Tomorrow, we weigh anchor and continue our journey along Mexico’s southern Pacific-coast. My current world is neither order nor chaos, and I am working toward the definition of my daily grind.
Our office for a day–Skookum’s cockpit, while anchored in Chacala
Frigate birds soaring above the cliffs of Isla Isabel
A pair of frigate birds on Isla Isabel–the males have giant red throats
A baby frigate bird–there were thousands of them on Isla Isabel
The research facility on Isla Isabel (notice the iguanas lined up in front of Rob)
Iguanas, sunning themselves at the research facility on Isla Isabel
Rob and I, whale-spotting from the cliffs of Isla Isabel
Humpback whale breach!!! (view from Isla Isabel)
Blue-footed boobies on Isla Isabel
A blue-footed booby with its egg on Isla Isabel (their nests are more of a space on the sand or dirt)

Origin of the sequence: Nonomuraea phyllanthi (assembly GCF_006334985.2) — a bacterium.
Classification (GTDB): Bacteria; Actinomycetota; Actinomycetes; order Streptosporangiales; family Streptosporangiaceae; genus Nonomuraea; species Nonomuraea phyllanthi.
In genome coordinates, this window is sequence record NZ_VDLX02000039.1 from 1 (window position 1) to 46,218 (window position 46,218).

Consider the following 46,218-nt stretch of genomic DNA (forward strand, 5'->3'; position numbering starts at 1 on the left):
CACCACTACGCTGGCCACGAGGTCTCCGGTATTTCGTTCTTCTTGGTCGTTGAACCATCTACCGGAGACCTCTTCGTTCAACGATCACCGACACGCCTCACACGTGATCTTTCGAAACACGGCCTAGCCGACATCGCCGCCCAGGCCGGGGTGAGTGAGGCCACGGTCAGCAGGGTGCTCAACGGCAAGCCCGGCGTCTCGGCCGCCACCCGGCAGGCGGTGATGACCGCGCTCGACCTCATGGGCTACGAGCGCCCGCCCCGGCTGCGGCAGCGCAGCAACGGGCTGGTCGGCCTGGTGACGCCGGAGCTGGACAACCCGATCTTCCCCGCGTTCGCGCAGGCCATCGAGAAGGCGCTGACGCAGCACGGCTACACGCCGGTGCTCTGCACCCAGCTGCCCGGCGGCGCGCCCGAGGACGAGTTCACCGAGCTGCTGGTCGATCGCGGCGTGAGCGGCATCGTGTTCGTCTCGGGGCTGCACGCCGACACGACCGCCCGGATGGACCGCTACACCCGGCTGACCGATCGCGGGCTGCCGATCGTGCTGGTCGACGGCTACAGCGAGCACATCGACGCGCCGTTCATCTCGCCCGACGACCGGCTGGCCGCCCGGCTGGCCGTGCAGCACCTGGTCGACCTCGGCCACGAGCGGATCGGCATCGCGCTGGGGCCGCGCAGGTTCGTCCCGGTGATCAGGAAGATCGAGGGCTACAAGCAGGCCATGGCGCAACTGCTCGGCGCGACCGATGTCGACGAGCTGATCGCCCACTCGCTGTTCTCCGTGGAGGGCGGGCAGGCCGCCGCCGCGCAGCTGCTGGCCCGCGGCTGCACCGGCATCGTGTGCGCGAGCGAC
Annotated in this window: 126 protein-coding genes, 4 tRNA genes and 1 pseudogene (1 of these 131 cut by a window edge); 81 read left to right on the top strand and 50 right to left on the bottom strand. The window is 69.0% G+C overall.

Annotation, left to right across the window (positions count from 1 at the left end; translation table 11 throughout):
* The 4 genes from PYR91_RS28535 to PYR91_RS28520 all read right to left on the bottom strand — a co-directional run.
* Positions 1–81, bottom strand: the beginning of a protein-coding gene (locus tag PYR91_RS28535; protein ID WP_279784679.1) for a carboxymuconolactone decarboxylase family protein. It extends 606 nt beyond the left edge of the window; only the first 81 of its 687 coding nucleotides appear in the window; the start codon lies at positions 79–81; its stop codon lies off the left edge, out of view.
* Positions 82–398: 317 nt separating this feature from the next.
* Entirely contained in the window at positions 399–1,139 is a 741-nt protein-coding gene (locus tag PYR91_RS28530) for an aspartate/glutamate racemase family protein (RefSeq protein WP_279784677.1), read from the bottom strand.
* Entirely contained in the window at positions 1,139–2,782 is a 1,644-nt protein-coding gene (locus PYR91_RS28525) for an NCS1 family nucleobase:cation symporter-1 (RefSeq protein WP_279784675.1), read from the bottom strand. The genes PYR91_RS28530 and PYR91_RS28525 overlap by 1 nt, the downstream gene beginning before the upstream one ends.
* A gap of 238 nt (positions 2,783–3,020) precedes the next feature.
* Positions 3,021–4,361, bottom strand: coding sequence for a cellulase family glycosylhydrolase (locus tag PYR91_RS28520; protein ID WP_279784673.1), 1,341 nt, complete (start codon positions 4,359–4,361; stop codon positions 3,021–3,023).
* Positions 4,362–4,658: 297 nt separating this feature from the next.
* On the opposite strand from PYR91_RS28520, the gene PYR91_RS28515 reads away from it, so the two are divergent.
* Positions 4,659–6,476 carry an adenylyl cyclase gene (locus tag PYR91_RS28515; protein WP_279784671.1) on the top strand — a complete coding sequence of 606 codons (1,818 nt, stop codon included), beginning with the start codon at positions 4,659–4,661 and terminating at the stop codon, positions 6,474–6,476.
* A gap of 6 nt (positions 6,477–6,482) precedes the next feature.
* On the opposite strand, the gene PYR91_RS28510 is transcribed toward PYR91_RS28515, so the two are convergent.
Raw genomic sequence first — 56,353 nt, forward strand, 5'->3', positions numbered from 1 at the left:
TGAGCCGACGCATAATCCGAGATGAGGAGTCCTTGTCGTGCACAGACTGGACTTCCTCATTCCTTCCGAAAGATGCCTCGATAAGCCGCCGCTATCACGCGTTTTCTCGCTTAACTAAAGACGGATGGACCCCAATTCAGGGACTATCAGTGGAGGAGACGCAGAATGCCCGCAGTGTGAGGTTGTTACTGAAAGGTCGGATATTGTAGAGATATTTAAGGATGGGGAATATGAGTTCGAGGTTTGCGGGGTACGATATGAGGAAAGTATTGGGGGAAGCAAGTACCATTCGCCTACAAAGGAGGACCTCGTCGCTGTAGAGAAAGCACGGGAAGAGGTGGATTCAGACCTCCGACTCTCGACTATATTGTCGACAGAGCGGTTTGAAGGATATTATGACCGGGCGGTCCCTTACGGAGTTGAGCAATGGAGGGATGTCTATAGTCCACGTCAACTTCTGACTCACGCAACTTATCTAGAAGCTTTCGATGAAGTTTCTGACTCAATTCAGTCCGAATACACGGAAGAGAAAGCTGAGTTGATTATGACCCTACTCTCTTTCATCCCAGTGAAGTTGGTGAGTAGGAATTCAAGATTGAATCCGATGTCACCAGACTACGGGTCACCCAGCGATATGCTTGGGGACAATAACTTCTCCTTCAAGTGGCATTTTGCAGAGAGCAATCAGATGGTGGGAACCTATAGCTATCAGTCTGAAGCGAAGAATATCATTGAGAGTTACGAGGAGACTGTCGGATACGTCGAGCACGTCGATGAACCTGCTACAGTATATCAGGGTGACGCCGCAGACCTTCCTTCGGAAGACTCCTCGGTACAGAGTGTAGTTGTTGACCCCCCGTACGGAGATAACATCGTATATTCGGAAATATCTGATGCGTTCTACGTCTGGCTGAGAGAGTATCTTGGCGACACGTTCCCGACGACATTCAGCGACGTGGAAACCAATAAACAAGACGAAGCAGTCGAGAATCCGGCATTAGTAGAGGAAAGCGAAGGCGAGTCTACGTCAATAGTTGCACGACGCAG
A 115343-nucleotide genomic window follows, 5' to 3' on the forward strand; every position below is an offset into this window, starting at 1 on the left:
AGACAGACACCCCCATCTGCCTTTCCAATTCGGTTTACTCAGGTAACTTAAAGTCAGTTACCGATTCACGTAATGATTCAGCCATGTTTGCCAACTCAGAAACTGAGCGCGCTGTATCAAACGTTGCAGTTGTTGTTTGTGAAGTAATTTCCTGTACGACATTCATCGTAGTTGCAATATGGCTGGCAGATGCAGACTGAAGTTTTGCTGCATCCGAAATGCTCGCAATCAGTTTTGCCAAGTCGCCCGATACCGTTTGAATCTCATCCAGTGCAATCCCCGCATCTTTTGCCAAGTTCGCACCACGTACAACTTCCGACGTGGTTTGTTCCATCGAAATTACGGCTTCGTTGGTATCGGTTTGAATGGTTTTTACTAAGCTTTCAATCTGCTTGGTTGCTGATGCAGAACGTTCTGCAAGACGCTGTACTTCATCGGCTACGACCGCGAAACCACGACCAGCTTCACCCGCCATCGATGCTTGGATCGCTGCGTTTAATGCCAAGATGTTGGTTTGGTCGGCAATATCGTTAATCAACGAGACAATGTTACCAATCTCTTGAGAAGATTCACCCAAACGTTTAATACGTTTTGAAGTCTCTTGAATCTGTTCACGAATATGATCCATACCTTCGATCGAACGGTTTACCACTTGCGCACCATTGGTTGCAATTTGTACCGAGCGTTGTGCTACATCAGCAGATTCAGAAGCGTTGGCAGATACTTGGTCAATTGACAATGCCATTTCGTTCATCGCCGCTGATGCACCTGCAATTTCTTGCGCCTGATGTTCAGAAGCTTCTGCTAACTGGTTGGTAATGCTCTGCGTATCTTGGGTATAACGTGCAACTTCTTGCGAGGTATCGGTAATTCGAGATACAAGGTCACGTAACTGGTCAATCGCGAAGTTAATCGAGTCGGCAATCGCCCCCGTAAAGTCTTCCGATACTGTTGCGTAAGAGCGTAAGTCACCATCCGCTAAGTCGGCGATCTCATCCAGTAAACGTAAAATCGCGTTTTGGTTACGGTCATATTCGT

Streets of San Blas
Inside the ruins of the church that serviced La Contaduria Fort in San Blas in the 1700s
La Tovara jungle river
A lounging crocodile in La Tovara
Streets of Puerto Vallarta
One of the many murals in Puerto Vallarta
Terrace Bar in Puerto Vallarta with friends from home
Cooking class in Rosie‘s home in Puerto Vallarta (we highly recommend her classes)
Lunch with a view and friends from home at Ocean Grill
The only way to access remote Ocean Grill restaurant is by panga ride
Rob’s favorite tacos in Puerto Vallarta came out of this truck, which conveniently parked one block from our marina every morning (the man cooks the tacos over a propane griddle in the truck bed)